His corpse, like that of other saints, was said to have mystical powers. Believers pointed to the bones of Nicholas and claimed not only did they not decay,but also that they exuded an oozing liquid called ‘manna’ or ‘myrrh’ which had a scent like a rose and possessed potent healing powers. Pilgrims flocked to his tomb in Myra.
The Bari Connection
And now we come to Bari in the sunny Spring of 1087. The city had been captured by a group of Normans who wanted to compete with Venice, which had stolen the bones of Saint Mark from Alexandria centuries earlier.
News arrived that Myra had fallen to the Turks and was in disarray. And so began a scene that might make a good Indiana Jones sequel. It was time to put Bari on the map by stealing a saint for themselves.
According to records kept by a Barise clerk at the time, three ships sailed from Bari to Myra and forty-seven well-armed Baresi invaded the church of Saint Nicholas, tied up the Monks protecting the tomb and smashed into Nicholas’ sarcophagus.
According to the account, they "found his skeleton submerged in its manna and smelled a heavenly perfume wafting from the bones.” They snatched the whole sarcophagus and returned triumphantly to Bari in early May, 1087 to be celebrated as heroes. They became famous and received a percentage of the offerings given to the San Nicola each year.
The Basilica di San Nicola was built to house the stolen remains. To this day it is a major pilgrimage site in Southern Italy. I visited the lower level of this church where St. Nicholas’ tomb is located and even after more than a millennium, his influence persists. There was an eerie, deeply spiritual sense and I would even say mystical feeling in the lower level of the church on the day I visited.
How did St. Nicholas become Santa Clause?
Through the ages St. Nicholas was associated with gift giving and miracles, especially on December 6, his feast day or the night before, the eve of St. Nicholas Day. In Northern Europe in the 16th Century, reverence towards saints was discouraged as part of the reformation and St. Nicholas took on a variety of other names, including Father Christmas and Kris Kringle. However his feast day on December 6 remained the day for Christmas gift giving.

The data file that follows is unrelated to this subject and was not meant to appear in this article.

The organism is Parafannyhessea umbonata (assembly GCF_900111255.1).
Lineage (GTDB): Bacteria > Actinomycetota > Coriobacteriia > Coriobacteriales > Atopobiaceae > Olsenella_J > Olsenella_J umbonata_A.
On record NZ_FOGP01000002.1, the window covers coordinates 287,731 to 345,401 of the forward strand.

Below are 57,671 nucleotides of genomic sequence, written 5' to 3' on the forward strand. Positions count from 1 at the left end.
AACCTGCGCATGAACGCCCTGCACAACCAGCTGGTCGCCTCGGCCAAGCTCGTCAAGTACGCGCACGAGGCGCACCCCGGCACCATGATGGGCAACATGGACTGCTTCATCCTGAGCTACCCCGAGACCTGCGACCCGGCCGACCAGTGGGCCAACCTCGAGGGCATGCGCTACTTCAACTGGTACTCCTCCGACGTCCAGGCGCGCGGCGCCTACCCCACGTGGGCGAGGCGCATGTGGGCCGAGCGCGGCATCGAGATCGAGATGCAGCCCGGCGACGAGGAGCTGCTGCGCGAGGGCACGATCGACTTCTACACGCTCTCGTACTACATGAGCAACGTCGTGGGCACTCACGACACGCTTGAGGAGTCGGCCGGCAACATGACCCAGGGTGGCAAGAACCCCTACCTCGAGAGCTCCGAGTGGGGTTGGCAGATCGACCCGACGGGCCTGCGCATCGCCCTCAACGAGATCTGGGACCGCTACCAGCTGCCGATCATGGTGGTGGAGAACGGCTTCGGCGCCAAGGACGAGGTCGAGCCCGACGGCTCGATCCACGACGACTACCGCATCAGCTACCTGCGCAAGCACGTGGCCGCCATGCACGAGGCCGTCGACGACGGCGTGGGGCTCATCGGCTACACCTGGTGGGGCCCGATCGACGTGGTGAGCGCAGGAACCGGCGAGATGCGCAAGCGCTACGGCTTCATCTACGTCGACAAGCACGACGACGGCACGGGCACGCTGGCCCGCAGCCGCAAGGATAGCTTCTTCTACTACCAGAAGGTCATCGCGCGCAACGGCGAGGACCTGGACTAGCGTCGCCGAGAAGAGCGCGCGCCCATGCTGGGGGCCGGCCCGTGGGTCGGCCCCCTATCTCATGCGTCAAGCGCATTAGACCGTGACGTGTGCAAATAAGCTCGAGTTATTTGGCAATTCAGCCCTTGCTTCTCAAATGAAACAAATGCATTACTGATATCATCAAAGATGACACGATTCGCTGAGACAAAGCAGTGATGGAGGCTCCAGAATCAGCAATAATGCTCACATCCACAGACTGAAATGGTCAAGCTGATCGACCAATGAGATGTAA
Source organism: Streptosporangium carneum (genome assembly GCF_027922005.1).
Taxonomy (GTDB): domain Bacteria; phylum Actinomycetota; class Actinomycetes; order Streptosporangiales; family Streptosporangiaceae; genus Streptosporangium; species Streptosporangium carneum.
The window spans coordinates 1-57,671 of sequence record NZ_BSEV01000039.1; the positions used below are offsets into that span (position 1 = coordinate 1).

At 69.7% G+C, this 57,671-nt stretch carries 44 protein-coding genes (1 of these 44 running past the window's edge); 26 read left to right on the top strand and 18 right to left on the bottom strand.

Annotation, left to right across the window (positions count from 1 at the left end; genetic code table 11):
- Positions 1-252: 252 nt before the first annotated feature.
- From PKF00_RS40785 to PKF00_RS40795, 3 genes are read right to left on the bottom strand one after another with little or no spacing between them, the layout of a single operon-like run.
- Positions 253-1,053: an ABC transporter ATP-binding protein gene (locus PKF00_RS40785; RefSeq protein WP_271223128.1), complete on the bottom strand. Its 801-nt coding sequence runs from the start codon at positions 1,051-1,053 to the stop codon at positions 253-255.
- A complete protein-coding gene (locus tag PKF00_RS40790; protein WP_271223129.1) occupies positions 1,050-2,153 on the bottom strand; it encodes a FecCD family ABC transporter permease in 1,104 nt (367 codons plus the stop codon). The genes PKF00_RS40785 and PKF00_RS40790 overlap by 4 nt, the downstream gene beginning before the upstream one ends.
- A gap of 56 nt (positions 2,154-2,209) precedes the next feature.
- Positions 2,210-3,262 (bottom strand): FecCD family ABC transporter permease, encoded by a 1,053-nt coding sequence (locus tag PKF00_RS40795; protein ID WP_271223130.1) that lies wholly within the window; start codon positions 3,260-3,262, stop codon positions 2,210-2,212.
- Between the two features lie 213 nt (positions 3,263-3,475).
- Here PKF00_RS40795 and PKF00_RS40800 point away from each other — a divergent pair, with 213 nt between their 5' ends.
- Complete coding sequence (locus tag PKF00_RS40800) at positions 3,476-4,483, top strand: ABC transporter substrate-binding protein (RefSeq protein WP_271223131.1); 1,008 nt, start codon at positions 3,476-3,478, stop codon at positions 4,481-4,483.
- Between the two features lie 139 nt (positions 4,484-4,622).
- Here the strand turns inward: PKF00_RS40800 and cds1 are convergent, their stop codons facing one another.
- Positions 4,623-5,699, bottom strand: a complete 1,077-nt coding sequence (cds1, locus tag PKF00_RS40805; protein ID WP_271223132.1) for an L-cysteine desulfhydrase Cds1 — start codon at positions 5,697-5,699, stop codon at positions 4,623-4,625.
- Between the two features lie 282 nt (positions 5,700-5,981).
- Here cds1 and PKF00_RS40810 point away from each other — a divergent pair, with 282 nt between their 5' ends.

The Dutch took to calling him Sinterklass, which in English became Santa Claus. In the 1823 famous poem A Visit from St. Nicholas which all parents know started with ’Twas the Night before Christmas...’ became popular and restored interest in St. Nicholas. It was widely published with evolving artistic interpretations of of St. Nicholas.
In Bari, the Festa di San Nicola is one of the grandest celebrations in Southern Italy, spanning the first ten days of May. It celebrates the arrival of his relics from Turkey. During the festival, an icon of San Nicola is paraded through the streets of Bari Vecchia (the old part of the city where the Basilica is located). The next day a statue of San Nicola is taken out to sea accompanied by a flotilla of boats. This is followed by a day of religious services, and after the last Mass there are fireworks and reveling long into the night.
Bari is a long way from the North Pole. But it is the resting place for the man who helped define and inspire Santa Claus.
And every now and then it even snows there.